1.2 – Personality Analysis; 1.3 – Personality Identity

1.2 – Personality Analysis; 1.3 – Personality Identity

 1.2 Personality Analysis

Personality analysis is… well, it can mean different things to different people. To a novice, it would mean assessing and evaluating a person’s core qualities and characteristics, such as determination, reliability, organization, or gentleness. But there are more to it. It goes further than assessing core qualities and characteristics. It means understanding their childhood past and its impact, subconscious and unconscious ideals, dominant love language, dominant sense (such as sight or hearing), dominant brain system(s), their temper, etc. 

1.3 Personality Identity

Personal identity is the concept you develop about yourself that evolves over the course of your life. This may include aspects of your life that you have no control over, such as where you grew up or the color of your skin, as well as choices you make in life, such as how you spend your time and what you believe. You demonstrate portions of your personal identity outwardly through what you wear and how you interact with other people. You may also keep some elements of your personal identity to yourself, even when these parts of yourself are very important.

Have you ever struggled with the question, ‘Who am I?’ or thought about who you might become in the future? These questions have been thought about and discussed throughout history, in particular by philosophers who have immersed themselves in the search for knowledge about the nature of being human. Such questions as, ‘What does it mean to be a person?’ and ‘Do I matter?’ have engaged key thinkers and created conversations that we still grapple with in our society. Most people feel they want to endure in some way, both in their lives and beyond death. The philosophy of personal identity aims to address these matters of existence and how we even know we exist through time.

The Philosophy of Personal Identity

How do you know you are the same person you were as a child? Is it because you remember yourself growing within the same body you have now? Or is it because you perceive that you have the same mind? What criteria can be used to confirm you are, in fact, a ‘person’?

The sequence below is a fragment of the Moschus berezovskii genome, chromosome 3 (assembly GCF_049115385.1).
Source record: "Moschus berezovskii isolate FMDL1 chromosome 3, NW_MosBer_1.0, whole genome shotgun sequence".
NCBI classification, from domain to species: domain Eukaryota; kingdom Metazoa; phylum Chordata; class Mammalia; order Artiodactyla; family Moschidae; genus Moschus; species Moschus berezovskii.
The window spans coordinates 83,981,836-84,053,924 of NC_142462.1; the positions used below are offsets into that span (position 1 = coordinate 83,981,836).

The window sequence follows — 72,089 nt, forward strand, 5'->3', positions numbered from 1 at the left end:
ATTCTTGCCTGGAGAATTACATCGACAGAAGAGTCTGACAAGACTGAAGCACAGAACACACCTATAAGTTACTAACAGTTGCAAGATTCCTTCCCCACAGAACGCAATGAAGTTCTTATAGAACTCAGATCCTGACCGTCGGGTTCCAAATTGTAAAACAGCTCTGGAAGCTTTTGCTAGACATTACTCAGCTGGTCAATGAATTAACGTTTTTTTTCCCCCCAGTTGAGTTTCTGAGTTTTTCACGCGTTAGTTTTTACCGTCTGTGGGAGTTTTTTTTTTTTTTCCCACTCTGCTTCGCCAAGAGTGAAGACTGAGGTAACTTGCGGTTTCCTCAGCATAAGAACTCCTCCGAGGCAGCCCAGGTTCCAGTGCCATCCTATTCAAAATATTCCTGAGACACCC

When you ask yourself how you know you are the same person you were as a baby, this is a question of persistence. In this context, persistence means our existence across time and how we can prove it. In other words, we perceive that our self ‘persists’ through our life as the same human being, but how do we know for sure? The philosophers Plato and René Descartes, as well as many religions, have proposed that we persist because we have a soul, a timeless essence that continues in some form even after the death of our living, breathing human body.

Descartes, in particular, aimed to provide a scientifically-oriented argument for this enduring inner self. He used rational arguments and examples to demonstrate that the mind and body are distinct. He promoted the view that the mind can exist and persist without the body. This distinction between a person’s mind and body is known as mind-body dualism and has been an influential and powerful theory in our society.

Even today, you may often hear the phrase, ‘body and soul’. This way of thinking has evolved from the ideas of religious traditions as well as philosophical ways of viewing our personal identity.

Development of Personal Identity

Personal identity develops over time and can evolve, sometimes drastically, depending on what directions we take in our life. For instance, a person who at 25 identifies himself as part of a particular political party, of a particular faith, and who sees himself as upper-middle class, might discover that at 65, he’s a very different person. Perhaps he’s no longer interested in politics, he’s changed his religion, and he’s living on less money than when he was 25. Any variation is possible during a person’s life span.

Children developing their sense of self may experiment with different ways of expressing personal identity. This can include various ways of dressing or wearing their hair, and it will also include a variety of ways of behaving and thinking. They might find that some ways of expressing themselves work well and feel right, while others do not last. Throughout life, we have a sense of who we are that continually changes.


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